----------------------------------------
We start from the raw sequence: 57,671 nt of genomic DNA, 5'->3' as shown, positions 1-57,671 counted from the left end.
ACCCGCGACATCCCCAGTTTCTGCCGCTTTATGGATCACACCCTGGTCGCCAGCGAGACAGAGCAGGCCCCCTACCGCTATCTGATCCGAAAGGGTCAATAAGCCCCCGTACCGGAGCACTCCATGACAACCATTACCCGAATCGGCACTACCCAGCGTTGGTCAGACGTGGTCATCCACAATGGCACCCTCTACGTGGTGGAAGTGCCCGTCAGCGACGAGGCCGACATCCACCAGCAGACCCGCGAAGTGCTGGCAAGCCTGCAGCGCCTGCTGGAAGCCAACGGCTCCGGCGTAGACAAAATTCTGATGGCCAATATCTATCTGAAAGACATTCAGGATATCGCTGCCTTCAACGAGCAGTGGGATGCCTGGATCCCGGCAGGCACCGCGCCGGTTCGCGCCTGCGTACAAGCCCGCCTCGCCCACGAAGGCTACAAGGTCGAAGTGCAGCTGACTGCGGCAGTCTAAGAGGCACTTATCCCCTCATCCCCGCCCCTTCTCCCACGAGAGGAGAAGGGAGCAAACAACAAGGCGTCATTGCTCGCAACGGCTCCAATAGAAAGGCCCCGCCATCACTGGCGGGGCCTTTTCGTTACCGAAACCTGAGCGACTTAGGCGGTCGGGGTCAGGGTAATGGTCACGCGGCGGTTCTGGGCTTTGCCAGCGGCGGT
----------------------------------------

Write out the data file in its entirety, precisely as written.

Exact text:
We start from the raw sequence: 57,671 nt of genomic DNA, 5'->3' as shown, positions 1-57,671 counted from the left end.
ACCCGCGACATCCCCAGTTTCTGCCGCTTTATGGATCACACCCTGGTCGCCAGCGAGACAGAGCAGGCCCCCTACCGCTATCTGATCCGAAAGGGTCAATAAGCCCCCGTACCGGAGCACTCCATGACAACCATTACCCGAATCGGCACTACCCAGCGTTGGTCAGACGTGGTCATCCACAATGGCACCCTCTACGTGGTGGAAGTGCCCGTCAGCGACGAGGCCGACATCCACCAGCAGACCCGCGAAGTGCTGGCAAGCCTGCAGCGCCTGCTGGAAGCCAACGGCTCCGGCGTAGACAAAATTCTGATGGCCAATATCTATCTGAAAGACATTCAGGATATCGCTGCCTTCAACGAGCAGTGGGATGCCTGGATCCCGGCAGGCACCGCGCCGGTTCGCGCCTGCGTACAAGCCCGCCTCGCCCACGAAGGCTACAAGGTCGAAGTGCAGCTGACTGCGGCAGTCTAAGAGGCACTTATCCCCTCATCCCCGCCCCTTCTCCCACGAGAGGAGAAGGGAGCAAACAACAAGGCGTCATTGCTCGCAACGGCTCCAATAGAAAGGCCCCGCCATCACTGGCGGGGCCTTTTCGTTACCGAAACCTGAGCGACTTAGGCGGTCGGGGTCAGGGTAATGGTCACGCGGCGGTTCTGGGCTTTGCCAGCGGCGGT